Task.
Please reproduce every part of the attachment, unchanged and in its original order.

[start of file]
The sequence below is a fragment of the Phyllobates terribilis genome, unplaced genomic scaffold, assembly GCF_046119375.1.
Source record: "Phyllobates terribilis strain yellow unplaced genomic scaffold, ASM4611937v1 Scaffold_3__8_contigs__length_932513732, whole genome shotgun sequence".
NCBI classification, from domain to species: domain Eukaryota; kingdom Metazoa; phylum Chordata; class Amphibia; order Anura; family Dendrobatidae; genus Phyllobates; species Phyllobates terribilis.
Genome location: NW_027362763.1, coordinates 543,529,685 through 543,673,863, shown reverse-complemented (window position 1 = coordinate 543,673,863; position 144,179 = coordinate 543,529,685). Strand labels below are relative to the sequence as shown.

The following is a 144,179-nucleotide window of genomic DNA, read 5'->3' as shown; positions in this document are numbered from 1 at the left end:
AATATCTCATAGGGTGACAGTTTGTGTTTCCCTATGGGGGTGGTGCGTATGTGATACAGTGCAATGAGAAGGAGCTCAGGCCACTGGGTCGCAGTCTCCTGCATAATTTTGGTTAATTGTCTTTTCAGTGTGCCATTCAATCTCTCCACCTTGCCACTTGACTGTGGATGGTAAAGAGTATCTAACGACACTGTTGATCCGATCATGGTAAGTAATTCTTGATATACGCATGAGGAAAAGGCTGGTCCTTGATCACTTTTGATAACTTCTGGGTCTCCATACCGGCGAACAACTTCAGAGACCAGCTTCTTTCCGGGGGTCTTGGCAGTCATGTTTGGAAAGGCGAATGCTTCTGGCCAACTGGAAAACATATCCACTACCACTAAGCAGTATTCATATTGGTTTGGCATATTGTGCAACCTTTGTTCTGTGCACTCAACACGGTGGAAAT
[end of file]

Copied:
The sequence below is a fragment of the Phyllobates terribilis genome, unplaced genomic scaffold, assembly GCF_046119375.1.
Source record: "Phyllobates terribilis strain yellow unplaced genomic scaffold, ASM4611937v1 Scaffold_3__8_contigs__length_932513732, whole genome shotgun sequence".
NCBI classification, from domain to species: domain Eukaryota; kingdom Metazoa; phylum Chordata; class Amphibia; order Anura; family Dendrobatidae; genus Phyllobates; species Phyllobates terribilis.
Genome location: NW_027362763.1, coordinates 543,529,685 through 543,673,863, shown reverse-complemented (window position 1 = coordinate 543,673,863; position 144,179 = coordinate 543,529,685). Strand labels below are relative to the sequence as shown.

The following is a 144,179-nucleotide window of genomic DNA, read 5'->3' as shown; positions in this document are numbered from 1 at the left end:
AATATCTCATAGGGTGACAGTTTGTGTTTCCCTATGGGGGTGGTGCGTATGTGATACAGTGCAATGAGAAGGAGCTCAGGCCACTGGGTCGCAGTCTCCTGCATAATTTTGGTTAATTGTCTTTTCAGTGTGCCATTCAATCTCTCCACCTTGCCACTTGACTGTGGATGGTAAAGAGTATCTAACGACACTGTTGATCCGATCATGGTAAGTAATTCTTGATATACGCATGAGGAAAAGGCTGGTCCTTGATCACTTTTGATAACTTCTGGGTCTCCATACCGGCGAACAACTTCAGAGACCAGCTTCTTTCCGGGGGTCTTGGCAGTCATGTTTGGAAAGGCGAATGCTTCTGGCCAACTGGAAAACATATCCACTACCACTAAGCAGTATTCATATTGGTTTGGCATATTGTGCAACCTTTGTTCTGTGCACTCAACACGGTGGAAAT